Slate takes a look at the new Veronica Mars movie (warning: the article contains spoilers about the film) and discusses how savvy the film is about technology, specifically how webcams can be hacked and video recorded and sent to others without the knowledge of the computer or tablet owner. The article references the 2010 case in Pennsylvania where a family filed suit accusing the Lower Merion School District of misusing the 2,300 Webcam-enabled laptops it issued to students in order to remotely peep into the students’ homes, take photographs and violate their privacy. Slate reports:
In the same way that malware can control your computer, delete your files, and track your keystrokes, mistakenly installed virulent software can just as easily control your webcam. Here’s the tale of a 14-year-old doing it. And a 19-year-old. You may think your webcam is only looking at you when its LED light is on, but that can be bypassed, too. […]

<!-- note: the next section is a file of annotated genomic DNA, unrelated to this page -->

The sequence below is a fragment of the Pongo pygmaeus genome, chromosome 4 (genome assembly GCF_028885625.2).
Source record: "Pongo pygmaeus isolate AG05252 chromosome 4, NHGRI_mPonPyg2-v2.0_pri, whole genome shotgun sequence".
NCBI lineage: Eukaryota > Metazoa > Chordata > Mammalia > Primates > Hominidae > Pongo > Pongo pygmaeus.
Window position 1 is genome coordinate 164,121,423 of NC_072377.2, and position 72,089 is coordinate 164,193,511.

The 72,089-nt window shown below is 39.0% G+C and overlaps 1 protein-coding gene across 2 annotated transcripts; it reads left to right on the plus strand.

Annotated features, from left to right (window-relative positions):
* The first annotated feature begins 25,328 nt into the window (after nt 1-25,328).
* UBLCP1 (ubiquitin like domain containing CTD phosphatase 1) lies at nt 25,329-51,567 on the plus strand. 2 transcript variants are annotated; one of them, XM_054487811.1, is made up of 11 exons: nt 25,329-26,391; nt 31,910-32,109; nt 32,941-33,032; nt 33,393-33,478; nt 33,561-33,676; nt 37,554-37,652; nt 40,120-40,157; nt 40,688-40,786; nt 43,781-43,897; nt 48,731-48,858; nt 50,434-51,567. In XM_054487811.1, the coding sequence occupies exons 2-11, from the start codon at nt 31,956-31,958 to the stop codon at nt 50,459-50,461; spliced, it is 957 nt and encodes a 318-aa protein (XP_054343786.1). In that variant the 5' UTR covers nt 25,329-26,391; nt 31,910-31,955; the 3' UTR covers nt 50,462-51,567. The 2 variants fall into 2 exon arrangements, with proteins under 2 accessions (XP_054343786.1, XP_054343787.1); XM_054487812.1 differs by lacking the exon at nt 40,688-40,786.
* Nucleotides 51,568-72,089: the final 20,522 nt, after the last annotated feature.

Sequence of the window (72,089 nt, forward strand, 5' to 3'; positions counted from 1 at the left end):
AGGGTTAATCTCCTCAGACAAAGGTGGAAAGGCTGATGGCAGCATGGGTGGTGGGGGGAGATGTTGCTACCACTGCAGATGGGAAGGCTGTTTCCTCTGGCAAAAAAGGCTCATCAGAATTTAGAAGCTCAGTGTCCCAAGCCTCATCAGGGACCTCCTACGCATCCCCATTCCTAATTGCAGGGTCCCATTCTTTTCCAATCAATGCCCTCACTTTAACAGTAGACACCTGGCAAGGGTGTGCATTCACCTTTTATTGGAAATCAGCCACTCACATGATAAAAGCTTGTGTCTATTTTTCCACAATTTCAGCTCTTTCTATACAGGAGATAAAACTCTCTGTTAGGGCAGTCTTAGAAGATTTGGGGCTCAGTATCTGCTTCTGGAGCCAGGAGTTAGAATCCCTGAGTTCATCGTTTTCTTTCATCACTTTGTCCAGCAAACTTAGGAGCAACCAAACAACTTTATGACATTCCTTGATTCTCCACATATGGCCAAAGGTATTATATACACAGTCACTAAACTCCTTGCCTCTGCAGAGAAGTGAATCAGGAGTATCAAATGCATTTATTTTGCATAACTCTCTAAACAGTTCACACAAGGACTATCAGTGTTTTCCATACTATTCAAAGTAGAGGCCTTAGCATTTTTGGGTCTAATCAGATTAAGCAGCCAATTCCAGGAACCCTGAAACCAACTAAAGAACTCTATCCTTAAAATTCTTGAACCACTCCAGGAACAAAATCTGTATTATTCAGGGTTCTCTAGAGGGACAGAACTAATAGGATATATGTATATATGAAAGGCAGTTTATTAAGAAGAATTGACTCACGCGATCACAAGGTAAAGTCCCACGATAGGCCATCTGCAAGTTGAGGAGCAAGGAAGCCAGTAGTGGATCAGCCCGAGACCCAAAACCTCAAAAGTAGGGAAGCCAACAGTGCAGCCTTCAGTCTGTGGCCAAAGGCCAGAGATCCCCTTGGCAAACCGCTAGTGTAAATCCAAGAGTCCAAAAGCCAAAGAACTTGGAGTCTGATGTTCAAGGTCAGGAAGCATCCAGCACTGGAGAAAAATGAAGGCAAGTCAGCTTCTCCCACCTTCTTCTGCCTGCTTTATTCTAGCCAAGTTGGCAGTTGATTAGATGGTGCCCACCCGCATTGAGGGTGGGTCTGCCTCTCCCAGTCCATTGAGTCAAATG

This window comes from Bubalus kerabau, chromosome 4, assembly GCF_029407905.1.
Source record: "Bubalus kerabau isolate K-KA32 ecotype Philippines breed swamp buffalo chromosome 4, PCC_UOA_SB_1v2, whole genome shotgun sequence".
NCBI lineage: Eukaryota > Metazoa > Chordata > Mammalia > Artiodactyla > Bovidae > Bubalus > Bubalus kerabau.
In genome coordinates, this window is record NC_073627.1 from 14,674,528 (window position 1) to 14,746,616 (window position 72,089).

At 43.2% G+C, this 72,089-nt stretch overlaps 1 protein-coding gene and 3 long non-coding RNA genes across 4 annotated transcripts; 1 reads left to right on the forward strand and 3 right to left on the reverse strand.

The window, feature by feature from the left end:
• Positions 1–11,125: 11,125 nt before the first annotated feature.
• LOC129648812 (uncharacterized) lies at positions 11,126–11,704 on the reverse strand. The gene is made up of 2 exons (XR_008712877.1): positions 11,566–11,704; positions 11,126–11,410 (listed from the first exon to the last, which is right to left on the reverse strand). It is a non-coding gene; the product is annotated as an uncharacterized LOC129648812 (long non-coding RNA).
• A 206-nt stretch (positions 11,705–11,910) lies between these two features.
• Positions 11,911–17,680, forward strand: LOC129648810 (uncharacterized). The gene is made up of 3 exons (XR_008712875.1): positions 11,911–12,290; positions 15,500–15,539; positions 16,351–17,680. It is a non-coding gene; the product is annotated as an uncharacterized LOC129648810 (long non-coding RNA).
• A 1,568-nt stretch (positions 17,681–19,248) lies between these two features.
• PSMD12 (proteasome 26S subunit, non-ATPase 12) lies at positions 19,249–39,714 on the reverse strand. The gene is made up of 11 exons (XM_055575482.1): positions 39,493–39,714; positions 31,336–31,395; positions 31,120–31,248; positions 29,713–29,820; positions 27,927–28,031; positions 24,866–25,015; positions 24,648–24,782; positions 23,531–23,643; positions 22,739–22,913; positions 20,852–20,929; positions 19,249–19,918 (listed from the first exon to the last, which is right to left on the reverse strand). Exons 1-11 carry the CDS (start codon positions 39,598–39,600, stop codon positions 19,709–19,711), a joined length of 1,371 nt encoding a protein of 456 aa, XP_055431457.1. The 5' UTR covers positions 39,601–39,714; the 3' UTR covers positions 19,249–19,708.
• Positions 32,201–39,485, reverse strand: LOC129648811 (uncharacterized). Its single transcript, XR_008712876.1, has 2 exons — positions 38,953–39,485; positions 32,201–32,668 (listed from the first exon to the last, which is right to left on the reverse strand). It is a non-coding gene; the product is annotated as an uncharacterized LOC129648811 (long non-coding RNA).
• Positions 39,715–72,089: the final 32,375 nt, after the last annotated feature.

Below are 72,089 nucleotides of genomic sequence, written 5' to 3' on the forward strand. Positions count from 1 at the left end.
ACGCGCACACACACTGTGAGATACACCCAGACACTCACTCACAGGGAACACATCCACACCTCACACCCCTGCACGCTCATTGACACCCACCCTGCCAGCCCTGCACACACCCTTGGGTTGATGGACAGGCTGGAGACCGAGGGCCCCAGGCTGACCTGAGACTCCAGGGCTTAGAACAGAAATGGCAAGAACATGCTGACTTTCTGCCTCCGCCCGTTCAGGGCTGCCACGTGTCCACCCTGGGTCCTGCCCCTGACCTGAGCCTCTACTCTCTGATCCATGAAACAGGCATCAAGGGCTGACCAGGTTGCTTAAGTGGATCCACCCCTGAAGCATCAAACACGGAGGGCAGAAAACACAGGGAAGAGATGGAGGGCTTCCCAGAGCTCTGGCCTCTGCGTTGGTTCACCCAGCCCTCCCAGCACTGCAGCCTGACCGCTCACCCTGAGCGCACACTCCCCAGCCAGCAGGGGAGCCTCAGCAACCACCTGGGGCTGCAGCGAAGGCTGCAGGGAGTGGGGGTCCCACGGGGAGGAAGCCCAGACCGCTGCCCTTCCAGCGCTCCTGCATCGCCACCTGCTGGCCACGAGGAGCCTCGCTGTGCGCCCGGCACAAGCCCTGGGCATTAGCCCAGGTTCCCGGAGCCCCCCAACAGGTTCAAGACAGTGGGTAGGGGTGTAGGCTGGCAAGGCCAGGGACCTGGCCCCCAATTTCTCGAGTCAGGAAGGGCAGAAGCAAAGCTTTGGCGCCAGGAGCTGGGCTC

For those would-be victims who knew where to look, the corrupted devices would show some indications of the hack. The bandwidth required to upload the video would slow down the network; the space required to capture so much video might need additional flash memory; the battery would definitely drain much faster. […]
While distributing the devices makes it absurdly easy to spy on their recipients, pristine devices are still quite hackable, contrary to what Mac implies [in the movie]. The New York Times reported in 2011 that German authorities were using people’s webcams against them.